Tuesday’s post highlighted 8 tips based on guest posts during the past twelve months. Today, I offer six more.
Blythe Gifford author of The Witch Finder starts every one of her novels with a map. In Creating a Sense of Place Blythe says:
Setting can, literally, symbolize your character’s situation and your character’s reaction to setting propels your story.
In History as a Mirror of our Present, Alice Poon, author of The Green Phoenix, writes that:
the modern world is still governed by forces as ancient as the hills: power vs. weakness, love vs. hatred, truth vs. lies, life vs. death. Thus, the stories of our past, be it recent or distant, tend to closely mirror our present-day situation.
In The People of our Past, George Dovel, author of The Geometry of Vengeance writes:
Not only has the path from then to now been continuous, but the way we define ourselves is largely in reaction to the generations that came before us. We may have rejected many of their beliefs and behaviors, but we reject in opposition to them and in so doing are defined in large measure by them. We are not painting on a blank canvas. As Booker winner Barry Unsworth put it, the past “belongs to us because it made us what we are.”
In Truth in Historical Story Telling, Tara Cowan reminds us that:
We’re missing a great opportunity if we gloss over moral dilemmas because we’re afraid to tell it like it was. What better opportunity to show that women are equal than to tell the truth of what happens when they are not treated equally under the law? What better way to highlight the injustice of what the enslaved faced than to be honest about how people felt about them? … We wrestle with the moral questions of our day, and so should our characters.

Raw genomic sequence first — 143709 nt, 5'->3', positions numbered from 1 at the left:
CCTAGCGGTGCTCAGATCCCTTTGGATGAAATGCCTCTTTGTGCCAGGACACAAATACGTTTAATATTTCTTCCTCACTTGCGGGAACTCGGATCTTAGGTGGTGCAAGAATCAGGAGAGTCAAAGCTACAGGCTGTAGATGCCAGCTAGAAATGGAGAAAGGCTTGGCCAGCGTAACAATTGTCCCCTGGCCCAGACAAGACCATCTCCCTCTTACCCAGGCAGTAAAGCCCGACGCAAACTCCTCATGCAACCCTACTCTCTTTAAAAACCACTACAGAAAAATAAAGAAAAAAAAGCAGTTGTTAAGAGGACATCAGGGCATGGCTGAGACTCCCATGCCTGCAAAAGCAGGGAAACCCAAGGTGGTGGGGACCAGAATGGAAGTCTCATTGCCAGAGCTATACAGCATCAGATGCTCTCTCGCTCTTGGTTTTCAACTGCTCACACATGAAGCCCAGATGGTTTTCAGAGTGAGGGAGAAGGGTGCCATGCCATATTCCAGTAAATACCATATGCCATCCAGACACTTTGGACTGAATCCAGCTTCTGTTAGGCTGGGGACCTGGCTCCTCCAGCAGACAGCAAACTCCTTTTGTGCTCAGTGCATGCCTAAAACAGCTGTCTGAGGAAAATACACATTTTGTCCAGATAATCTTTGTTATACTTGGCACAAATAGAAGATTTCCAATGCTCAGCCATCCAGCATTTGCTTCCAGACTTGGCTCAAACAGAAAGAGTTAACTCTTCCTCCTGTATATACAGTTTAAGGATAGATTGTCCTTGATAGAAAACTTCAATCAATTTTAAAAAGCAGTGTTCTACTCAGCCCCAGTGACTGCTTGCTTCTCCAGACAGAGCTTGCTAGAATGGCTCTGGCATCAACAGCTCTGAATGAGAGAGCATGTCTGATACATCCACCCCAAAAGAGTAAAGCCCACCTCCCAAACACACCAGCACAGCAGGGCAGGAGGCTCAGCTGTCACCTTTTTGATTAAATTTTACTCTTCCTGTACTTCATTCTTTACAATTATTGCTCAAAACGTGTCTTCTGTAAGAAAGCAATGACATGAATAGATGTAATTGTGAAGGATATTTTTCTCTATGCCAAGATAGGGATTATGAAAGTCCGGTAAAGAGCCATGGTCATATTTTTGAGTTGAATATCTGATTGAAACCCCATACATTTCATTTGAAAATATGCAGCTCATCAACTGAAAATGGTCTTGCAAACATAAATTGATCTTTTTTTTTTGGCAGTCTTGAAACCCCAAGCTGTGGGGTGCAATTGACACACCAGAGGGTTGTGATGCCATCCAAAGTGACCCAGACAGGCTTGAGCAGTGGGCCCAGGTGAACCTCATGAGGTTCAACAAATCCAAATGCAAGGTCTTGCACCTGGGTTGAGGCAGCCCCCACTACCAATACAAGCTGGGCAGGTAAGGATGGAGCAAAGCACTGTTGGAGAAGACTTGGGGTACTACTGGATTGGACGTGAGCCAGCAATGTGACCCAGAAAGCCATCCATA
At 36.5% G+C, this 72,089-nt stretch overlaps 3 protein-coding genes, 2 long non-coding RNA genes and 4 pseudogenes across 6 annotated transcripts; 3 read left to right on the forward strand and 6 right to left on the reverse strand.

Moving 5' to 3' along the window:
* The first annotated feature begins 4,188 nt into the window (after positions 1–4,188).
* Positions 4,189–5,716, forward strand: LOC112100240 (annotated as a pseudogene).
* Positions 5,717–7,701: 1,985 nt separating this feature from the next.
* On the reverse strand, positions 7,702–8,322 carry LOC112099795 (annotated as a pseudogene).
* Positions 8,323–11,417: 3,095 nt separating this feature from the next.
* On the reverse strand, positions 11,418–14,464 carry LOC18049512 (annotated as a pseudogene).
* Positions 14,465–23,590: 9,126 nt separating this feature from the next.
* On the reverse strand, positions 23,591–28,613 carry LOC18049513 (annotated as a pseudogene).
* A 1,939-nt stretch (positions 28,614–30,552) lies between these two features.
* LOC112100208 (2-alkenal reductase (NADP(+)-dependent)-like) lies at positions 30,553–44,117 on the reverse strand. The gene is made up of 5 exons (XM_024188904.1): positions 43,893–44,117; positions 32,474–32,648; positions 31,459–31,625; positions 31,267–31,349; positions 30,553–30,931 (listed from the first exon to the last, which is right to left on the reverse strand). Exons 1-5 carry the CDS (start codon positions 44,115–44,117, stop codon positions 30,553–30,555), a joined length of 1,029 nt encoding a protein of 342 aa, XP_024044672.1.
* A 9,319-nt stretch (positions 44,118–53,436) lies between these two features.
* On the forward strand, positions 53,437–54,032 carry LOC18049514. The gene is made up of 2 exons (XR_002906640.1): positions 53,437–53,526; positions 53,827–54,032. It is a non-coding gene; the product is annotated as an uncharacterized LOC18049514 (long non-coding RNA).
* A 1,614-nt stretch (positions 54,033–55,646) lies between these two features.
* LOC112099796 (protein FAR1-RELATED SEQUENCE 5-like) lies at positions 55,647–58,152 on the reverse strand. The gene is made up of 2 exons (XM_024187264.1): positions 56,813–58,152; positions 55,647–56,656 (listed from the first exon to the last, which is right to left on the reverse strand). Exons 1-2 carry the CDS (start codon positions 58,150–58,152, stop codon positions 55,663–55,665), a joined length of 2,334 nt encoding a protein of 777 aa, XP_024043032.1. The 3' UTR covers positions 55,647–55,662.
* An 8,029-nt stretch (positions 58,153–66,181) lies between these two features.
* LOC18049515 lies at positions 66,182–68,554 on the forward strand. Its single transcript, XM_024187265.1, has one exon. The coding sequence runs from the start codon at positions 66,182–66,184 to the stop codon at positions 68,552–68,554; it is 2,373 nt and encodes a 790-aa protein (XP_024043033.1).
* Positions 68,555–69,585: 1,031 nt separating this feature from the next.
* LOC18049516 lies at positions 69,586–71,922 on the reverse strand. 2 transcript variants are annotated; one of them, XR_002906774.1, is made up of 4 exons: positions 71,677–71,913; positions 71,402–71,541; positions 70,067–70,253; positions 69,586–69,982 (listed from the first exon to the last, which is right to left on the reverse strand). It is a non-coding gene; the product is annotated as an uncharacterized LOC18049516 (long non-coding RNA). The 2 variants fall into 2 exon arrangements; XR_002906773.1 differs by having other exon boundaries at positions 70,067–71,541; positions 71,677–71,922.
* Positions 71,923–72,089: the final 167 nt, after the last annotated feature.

Harald Johnson explains how he researched Neanderthal times for his latest novel:
there are entire fields of scientific investigation—anthropology, paleoanthropology, archeology, evolutionary genetics—devoted to my subject. So that’s where I went. To read the research studies, papers, and articles that these scientists have presented since the first Neanderthal fossil was discovered in the Neander Valley in Germany in 1856.
Melissa Addey, author of The Consort, provides an interesting perspective in Approaching Research as a Child:
This recent research teamwork has reminded me once again of the importance of approaching your historical research as a child, especially in the early stages. This means getting your hands dirty and staying focused on daily life.
And there you have it. A year of terrific guest posts and great insights on historical fiction.
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M.K. Tod writes historical fiction. Her latest novel, TIME AND REGRET was published by Lake Union. Mary’s other novels, LIES TOLD IN SILENCE and UNRAVELLED are available from Amazon, Nook, Kobo, Google Play and iTunes. She can be contacted on Facebook, Twitter and Goodreads or on her website www.mktod.com.